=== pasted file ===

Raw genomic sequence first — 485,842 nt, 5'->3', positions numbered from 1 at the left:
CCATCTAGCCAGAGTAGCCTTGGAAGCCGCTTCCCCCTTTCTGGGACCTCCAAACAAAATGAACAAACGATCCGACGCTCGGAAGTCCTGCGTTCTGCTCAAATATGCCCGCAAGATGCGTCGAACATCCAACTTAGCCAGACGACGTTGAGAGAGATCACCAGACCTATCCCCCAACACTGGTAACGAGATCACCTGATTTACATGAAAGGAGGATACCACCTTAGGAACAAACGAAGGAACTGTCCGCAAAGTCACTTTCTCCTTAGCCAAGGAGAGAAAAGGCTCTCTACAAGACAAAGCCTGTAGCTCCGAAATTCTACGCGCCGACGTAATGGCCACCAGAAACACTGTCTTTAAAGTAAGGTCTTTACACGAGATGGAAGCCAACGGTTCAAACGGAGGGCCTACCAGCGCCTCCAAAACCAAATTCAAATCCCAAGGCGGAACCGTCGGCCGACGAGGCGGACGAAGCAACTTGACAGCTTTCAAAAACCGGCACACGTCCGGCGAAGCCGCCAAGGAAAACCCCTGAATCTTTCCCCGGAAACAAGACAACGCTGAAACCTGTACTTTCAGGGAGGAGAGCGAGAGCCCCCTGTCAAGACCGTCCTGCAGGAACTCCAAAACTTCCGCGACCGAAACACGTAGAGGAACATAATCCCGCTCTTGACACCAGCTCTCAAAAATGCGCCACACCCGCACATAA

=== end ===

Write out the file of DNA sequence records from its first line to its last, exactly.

Raw genomic sequence first — 485,842 nt, 5'->3', positions numbered from 1 at the left:
CCATCTAGCCAGAGTAGCCTTGGAAGCCGCTTCCCCCTTTCTGGGACCTCCAAACAAAATGAACAAACGATCCGACGCTCGGAAGTCCTGCGTTCTGCTCAAATATGCCCGCAAGATGCGTCGAACATCCAACTTAGCCAGACGACGTTGAGAGAGATCACCAGACCTATCCCCCAACACTGGTAACGAGATCACCTGATTTACATGAAAGGAGGATACCACCTTAGGAACAAACGAAGGAACTGTCCGCAAAGTCACTTTCTCCTTAGCCAAGGAGAGAAAAGGCTCTCTACAAGACAAAGCCTGTAGCTCCGAAATTCTACGCGCCGACGTAATGGCCACCAGAAACACTGTCTTTAAAGTAAGGTCTTTACACGAGATGGAAGCCAACGGTTCAAACGGAGGGCCTACCAGCGCCTCCAAAACCAAATTCAAATCCCAAGGCGGAACCGTCGGCCGACGAGGCGGACGAAGCAACTTGACAGCTTTCAAAAACCGGCACACGTCCGGCGAAGCCGCCAAGGAAAACCCCTGAATCTTTCCCCGGAAACAAGACAACGCTGAAACCTGTACTTTCAGGGAGGAGAGCGAGAGCCCCCTGTCAAGACCGTCCTGCAGGAACTCCAAAACTTCCGCGACCGAAACACGTAGAGGAACATAATCCCGCTCTTGACACCAGCTCTCAAAAATGCGCCACACCCGCACATAA